Paul Morris is an avid Portland, Oregon collector who, in his words, will “share his enthusiasm for the artists who created album covers in the ‘40′s and ‘50′s.” In addition to being a collector of the art, he is a scholar of it.
In Volume 1 of “Cover Stories,” Paul shared his collection of covers by Alex Steinweiss, known as the father of the record album cover, and for many years in charge of Columbia Records’ art department. Volume 2 focuses on Columbia covers.
Alex Steinweiss, the subject of my last column, started his career as head of the art department at Columbia Records, one of the three largest companies at the time. (RCA and Decca were the others.) Columbia continued its success throughout the period I’m looking at. Their covers vary in style, but they usually shared a feel of quality, an uptown New York esthetic. In varying degrees they show the influence of the boss. The later Columbia look had a similarly classy look. […] Continue reading »
We recently introduced Cover Stories with Paul Morris, a feature devoted to record album art of the ’40′s and 50′s. In Volume 1, Paul presented some of the great art of Alex Steinweiss, known as the father of the record album cover. In Volume 2 (to be published soon), Paul shares a selection of his collection of covers from the Columbia label, home to one of the top art departments in the heyday of the LP, including “Dixie by Dorsey,” a cover by Jim Flora. […] Continue reading »
Album covers: to those who grew up in the vinyl era, the images printed on the sleeves of LPs were closely linked in our imaginations with the music they represented. The iconic covers of the ’60s – Sgt. Pepper, The Band at Big Pink, Cheap Thrills drawn by R. Crumb – put an enduring visual stamp on the pop culture of the time.
This art form has a relatively short history – only in the ’40s were 78 rpm album covers routinely decorated with art. […] Continue reading »
Fans of album cover art are in for a unique and entertaining experience — “Cover Story with Paul Morris” will debut on Jerry Jazz Musician on Tuesday, October 8. Morris is an avid Portland, Oregon collector who, in his words, will “share his enthusiasm for the artists who created album covers in the ‘40s and ‘50s.” […] Continue reading »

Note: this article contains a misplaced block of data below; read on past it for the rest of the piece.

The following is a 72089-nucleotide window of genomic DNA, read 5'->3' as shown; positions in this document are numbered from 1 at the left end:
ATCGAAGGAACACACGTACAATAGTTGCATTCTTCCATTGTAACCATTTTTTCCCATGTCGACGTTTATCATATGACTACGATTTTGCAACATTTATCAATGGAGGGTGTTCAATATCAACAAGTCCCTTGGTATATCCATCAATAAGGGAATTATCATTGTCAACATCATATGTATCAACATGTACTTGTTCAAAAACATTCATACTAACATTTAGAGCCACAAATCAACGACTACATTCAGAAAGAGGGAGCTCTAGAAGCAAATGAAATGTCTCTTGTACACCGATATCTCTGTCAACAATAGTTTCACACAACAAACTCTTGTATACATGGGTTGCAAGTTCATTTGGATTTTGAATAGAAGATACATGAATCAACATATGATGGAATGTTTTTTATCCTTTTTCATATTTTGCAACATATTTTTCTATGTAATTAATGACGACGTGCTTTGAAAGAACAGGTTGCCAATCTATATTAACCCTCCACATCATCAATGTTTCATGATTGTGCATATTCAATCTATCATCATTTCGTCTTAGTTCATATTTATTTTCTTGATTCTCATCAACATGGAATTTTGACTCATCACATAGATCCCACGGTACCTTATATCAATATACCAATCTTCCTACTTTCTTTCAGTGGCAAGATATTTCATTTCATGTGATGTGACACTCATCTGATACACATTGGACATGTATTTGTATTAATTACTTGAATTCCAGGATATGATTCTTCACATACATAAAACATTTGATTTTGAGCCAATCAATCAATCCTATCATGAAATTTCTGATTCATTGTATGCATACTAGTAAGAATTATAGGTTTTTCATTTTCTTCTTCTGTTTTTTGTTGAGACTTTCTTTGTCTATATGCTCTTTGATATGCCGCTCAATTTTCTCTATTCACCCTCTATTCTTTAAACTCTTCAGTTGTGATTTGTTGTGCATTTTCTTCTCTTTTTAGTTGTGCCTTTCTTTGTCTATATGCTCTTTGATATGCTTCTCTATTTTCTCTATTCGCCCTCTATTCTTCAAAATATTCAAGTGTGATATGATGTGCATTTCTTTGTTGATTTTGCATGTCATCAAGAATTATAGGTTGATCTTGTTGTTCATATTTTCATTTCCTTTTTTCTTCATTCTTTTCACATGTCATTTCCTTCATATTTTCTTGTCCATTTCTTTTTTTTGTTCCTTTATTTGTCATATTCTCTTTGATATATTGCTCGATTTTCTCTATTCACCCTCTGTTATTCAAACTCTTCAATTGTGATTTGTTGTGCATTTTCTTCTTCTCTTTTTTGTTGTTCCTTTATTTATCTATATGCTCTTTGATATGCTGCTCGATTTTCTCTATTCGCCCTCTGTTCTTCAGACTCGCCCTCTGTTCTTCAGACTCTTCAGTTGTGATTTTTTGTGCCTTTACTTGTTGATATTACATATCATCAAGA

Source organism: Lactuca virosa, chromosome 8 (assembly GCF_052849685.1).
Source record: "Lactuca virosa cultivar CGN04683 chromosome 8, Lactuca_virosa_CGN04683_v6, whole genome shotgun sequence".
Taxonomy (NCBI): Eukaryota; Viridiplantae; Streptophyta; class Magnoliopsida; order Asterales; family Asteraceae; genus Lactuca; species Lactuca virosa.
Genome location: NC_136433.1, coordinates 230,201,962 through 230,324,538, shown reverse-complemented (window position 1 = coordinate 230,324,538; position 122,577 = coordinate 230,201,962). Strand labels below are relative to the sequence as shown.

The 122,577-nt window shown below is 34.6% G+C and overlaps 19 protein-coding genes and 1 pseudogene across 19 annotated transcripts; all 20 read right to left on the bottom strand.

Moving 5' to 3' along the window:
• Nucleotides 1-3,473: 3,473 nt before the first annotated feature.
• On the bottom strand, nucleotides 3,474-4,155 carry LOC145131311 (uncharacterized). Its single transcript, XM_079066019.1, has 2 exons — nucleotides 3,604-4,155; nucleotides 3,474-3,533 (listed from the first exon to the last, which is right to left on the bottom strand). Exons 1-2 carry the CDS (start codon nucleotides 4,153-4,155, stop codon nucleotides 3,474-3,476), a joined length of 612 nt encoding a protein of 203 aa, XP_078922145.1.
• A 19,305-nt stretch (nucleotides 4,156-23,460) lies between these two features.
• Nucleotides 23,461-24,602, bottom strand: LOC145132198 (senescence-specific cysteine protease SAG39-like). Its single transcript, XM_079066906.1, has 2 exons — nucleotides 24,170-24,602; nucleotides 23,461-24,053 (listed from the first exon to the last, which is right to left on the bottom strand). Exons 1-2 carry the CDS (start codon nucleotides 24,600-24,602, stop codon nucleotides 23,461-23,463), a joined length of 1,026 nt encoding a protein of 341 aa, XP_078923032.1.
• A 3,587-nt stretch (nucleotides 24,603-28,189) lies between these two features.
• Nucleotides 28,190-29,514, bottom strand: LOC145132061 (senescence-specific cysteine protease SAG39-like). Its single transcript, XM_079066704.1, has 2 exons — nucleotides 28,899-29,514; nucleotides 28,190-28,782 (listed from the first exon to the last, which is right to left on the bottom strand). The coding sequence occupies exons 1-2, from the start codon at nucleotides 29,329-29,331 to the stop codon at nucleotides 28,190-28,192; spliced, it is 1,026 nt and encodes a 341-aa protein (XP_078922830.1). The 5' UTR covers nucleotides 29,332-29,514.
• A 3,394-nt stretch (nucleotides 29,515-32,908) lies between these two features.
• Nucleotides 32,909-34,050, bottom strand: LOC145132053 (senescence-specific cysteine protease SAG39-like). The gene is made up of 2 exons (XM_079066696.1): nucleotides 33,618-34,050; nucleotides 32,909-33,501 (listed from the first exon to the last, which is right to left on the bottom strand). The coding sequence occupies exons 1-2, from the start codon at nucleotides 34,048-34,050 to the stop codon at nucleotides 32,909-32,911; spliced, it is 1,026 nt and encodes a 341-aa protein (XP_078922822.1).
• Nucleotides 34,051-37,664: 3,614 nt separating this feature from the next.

One of the most consistently popular pages on Jerry Jazz Musician over the years has been “The Art of Romare Bearden,” an exhibition devoted to the work of the famous Harlem Renaissance artist. I was originally drawn to his work because of the artistic continuity of his images and the sounds of the culture he portrays.
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In cooperation with Frank Driggs and Chuck Haddix, authors of Kansas City Jazz: From Ragtime to Bebop — a look at the fascinating historyof Kansas City’s golden age through book excerpts, photos and music […] Continue reading »
Doug Ramsey’s biography of saxophonist Paul Desmond is a lavish, detailedwork of art, filled with photographs, letters, and memories of a complexand frequently inspiring life. “Paul Desmond: A Life Told in Pictures,Music and Memories,” a Jerry Jazz Musician production published in cooperation with Ramsey and Parkside Publications, features photographs and excerpts from the book, as well as sound samples of Desmond’s music. […] Continue reading »
Although it only encompasses about six square miles, the New York City neighborhood of Harlem has played a central role in the development of American culture. Originally rural farmland, then an affluent suburb, since 1911 Harlemhas been predominantly an African American community. Its residents havehad a disproportionately large impact on all aspects of American culture,leaving their mark on literature, art, comedy, dance, theater, music, sports, religion and politics. […] Continue reading »
A photo exhibit illustrating the essence of sports during the first third of the American century — featuring forty photos from the Harry E. Winkler Photographic Collection. […] Continue reading »
Romare Bearden (1911 – 1988) was one of America’s great artistic innovators,blazing his own trail in a time of turbulent cultural change. Whilehis work offers an invaluable view of mid-twentieth-century African-Americanexperience, it has also come to occupy a significant place in the wider historyof American art and speaks to the universal concerns of artists everywhere. […] Continue reading »